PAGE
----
And I think this is just an open door. If your business is at all influenced by open source, this is an opportunity to just, you know, get in the DigitalOcean shadow and do some of this stuff with Hacktoberfest. It’s just a loss if you don’t plan for this. That’s what I would think. And you know, we’re gonna do some stuff this year, too. We’re still working on some fun ways to do some stuff, but this podcast is just one way that we’re gonna get involved, and throw our hat into the ring and do some fun stuff.
[49:09] So I’m gonna sell it with you - I think if you’re a business that relies on open sources, or built in technology, get involved. Find a way. Is there any previews that you’re aware of? I know Ashley is designing the T-shirt for Microsoft… Have you seen it? Do you care to know about it as organizers of this? Is this something that you’re like “Let’s see the T-shirt. What’s it look like?” Do you get involved on those levels? Like, this is an unofficial involvement; it’s not like they said “Hey, DigitalOcean, can we participate? They just did it.”
We have brand guidelines on the Hacktoberfest site that we encourage communities to use. They’ve actually been really helpful for community organizers who don’t want to take the time to create yet another event poster… So we’ve done the work for you, community organizers. Just find the event kit, and in there you’ll find the community guidelines, which will allow you to leverage the Hacktoberfest branding for your communities and projects.
So if you do get involved, you do have to tie in the collective Hacktoberfest branding somehow.
Okay. I won’t get involved then. [laughter] I’m just kidding, that’s cool. I wasn’t thinking that, but that’s actually a good thing on your part too, because 1) you’re just making sure that where it began, that Hacktoberfest the brand is there, not so much DigitalOcean the brand… I’m assuming that’s the case, at least.
Yeah, the focus is to continue to bring it back to have a sort of unified front, so that we’re all working together on this, so that Hacktoberfest continues to grow. That’s really the reason for this - we want folks when they’re sharing Hacktoberfest to their friends, they’re all talking about the same Hacktoberfest. For us, that’s really important on a branding aspect as well.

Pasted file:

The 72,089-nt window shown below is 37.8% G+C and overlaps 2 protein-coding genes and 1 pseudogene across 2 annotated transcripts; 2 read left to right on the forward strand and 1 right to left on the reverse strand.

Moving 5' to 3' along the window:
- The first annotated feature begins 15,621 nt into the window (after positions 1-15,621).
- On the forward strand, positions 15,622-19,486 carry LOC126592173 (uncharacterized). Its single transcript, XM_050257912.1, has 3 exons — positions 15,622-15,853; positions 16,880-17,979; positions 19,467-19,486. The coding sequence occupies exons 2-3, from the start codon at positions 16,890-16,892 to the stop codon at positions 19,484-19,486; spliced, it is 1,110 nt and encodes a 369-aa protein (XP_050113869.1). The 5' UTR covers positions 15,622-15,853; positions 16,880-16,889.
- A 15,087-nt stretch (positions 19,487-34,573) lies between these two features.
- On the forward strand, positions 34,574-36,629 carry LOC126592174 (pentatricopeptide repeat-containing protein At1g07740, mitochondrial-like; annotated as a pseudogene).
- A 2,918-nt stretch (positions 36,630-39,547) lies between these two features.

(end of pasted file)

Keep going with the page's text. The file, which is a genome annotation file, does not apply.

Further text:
DigitalOcean really cares about branding; it’s something that’s baked into the simplicity of our mission. We care a lot of our branding, we care a lot about design, and part of the creating a simple cloud experience for developers is creating a visually simple experience, that’s enjoyable as well. So that’s one of the things that DigitalOcean has carried over into Hacktoberfest and how we execute the program.
For those curious, inside this kit is vector files, PDFs for the guidelines, the computer itself, which is the core visual piece, the word Hacktoberfest… So you’ll have not only PNG, but also vector-level versions, so if you really wanna take it far and do like a gigantic poster, you can. You’ve got the full working files, not just web-friendly. It’s print-friendly too, which is cool.
Let’s talk about - since we’re on this kick of branding - how important it is to be visually appealing… Maybe even T-shirt quality. I know Jerod is, because he loves out T-shirts, but we personally, as Changelog, we print our T-shirts on American Apparel Tri-blend T-shirts. We do Tri-Black, they’re super comfortable, super comfy, and my relatives who support me in my business and our business and what we do - they would wear it anyways, but because it’s super comfy, they’re like “Please give me a T-shirt, and one for my friends too”, because they’re super comfortable… So tell me more about the T-shirts themselves and maybe how important it is to be visually appealing and be on-brand, or just the branding nature of this.